It's always painful to me to see how many people in our country disagree. So many people, conservatives and liberals alike, have spoken so eloquently about the challenges facing our country, the potential of each of the candidates, and their choice to support Barack Obama -- to see their thoughtful reasoning ignored and rejected by people who smugly say, "He's a muslim! He's a terrorist! He hates America!" when all of these points are unequivocally and demonstrably false. As Jefferson and the other founding fathers understood, you can't have a meaningful democracy if you can't have a rational discussion of the issues. Has education merely failed? Or is there a substantial body of people that is ineducable?

For the moment, its enough to take a deep breath and be able to hope again.

Superlatives

This morning, I updated Windows in m374 in response to the critical security update posted by Microsoft last week. It's updated on two machines near the back of the room where I did the testing. While I was updating the images, I made a few other minor changes: I changed the background from black to light blue, which should be easier on the eyes when using Windows in Fullscreen rather than Fusion mode. I also updated the antivirus stuff and told it not to pester the user about antivirus updates.

No-one had told me any other changes to make to the image. Evidently the system is working reasonably well.

I went through the exercise of removing temporary files, etc, from the Windows side and then shrank the disk images from the vmware side. I then checked to estimate how many of the files had been modified and whether it made sense to make transcript with just the changes or to just do a whole new transcript. All of the large files had been modified, so I simply made a new transcript with everything and, once I'm sure the new system is working correctly, I will just delete the old one.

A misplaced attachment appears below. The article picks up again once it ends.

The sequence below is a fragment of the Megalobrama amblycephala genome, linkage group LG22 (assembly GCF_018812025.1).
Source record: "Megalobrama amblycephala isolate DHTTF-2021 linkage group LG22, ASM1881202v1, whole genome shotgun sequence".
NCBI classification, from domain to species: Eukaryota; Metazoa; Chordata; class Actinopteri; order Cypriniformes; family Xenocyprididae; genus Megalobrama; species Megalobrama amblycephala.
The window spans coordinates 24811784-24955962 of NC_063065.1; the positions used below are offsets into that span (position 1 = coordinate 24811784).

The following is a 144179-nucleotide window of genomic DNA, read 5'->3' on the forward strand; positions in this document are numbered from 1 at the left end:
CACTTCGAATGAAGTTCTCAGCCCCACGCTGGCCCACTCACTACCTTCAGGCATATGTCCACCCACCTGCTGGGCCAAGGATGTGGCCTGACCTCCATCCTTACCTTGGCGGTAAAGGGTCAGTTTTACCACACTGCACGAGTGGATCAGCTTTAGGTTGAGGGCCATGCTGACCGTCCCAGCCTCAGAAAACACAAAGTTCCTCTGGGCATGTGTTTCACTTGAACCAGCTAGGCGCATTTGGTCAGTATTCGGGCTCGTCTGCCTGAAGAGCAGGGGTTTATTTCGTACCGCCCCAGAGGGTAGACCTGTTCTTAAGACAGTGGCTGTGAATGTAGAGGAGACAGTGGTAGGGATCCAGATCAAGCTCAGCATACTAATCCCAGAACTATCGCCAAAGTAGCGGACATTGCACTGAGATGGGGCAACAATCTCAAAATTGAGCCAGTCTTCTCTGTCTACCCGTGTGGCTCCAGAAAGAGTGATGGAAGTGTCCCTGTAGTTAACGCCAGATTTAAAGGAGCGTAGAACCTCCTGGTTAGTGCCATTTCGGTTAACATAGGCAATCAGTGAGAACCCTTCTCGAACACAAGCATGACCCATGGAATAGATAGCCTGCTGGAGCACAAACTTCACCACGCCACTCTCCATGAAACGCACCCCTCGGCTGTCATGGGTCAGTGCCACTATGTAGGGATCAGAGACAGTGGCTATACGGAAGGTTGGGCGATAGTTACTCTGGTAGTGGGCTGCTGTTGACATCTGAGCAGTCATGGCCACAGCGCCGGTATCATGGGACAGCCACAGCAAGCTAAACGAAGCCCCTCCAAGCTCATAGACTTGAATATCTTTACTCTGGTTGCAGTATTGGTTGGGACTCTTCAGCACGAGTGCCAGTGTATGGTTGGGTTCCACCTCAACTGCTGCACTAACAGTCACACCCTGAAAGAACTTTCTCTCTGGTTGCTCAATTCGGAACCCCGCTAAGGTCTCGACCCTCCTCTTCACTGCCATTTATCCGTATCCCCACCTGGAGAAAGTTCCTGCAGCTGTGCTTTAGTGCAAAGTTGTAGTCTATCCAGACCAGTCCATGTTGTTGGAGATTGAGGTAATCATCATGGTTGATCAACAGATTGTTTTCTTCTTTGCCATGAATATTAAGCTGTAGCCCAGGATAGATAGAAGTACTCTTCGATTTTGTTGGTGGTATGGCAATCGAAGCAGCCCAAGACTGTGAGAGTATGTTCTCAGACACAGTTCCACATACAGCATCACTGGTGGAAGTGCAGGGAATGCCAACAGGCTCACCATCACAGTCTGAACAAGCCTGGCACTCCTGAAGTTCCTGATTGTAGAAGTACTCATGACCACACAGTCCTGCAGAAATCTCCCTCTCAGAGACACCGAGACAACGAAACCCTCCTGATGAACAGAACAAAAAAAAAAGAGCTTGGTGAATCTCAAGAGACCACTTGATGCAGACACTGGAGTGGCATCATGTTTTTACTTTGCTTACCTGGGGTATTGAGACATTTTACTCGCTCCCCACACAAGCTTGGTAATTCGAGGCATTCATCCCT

Weird week

It's been a weird week. I learned that some of my haiku were accepted for publication in the December issue of Taj Mahal Review. I also published an article in Esperanto at Libera Folio. I'm part of a group putting in an NSF proposal. But on Monday, I spent almost the whole day in an OSHA mandated 10-hour Construction Training program. It was 10 hours long. But once I receive my surferticket, I'll be legally able to go work in buildings while they're still under construction. We're probably going to need to work in the new Integrated Science Building to get it ready for classes while it's still under construction. Very weird.

I'm hopeful for the election in a week's time. It would be horribly depressing to imagine anything other than a landslide victory for Obama. It's been so encouraging to imagine a country that was not ruled by predators using the country to enrich themselves at the expense of everyone else. Think happy thoughts...

Scientific literacy

Today, I saw an article ranting about science educators, arguing that teaching students about science isn't really necessary for scientific literacy. Here's what I wrote in reply: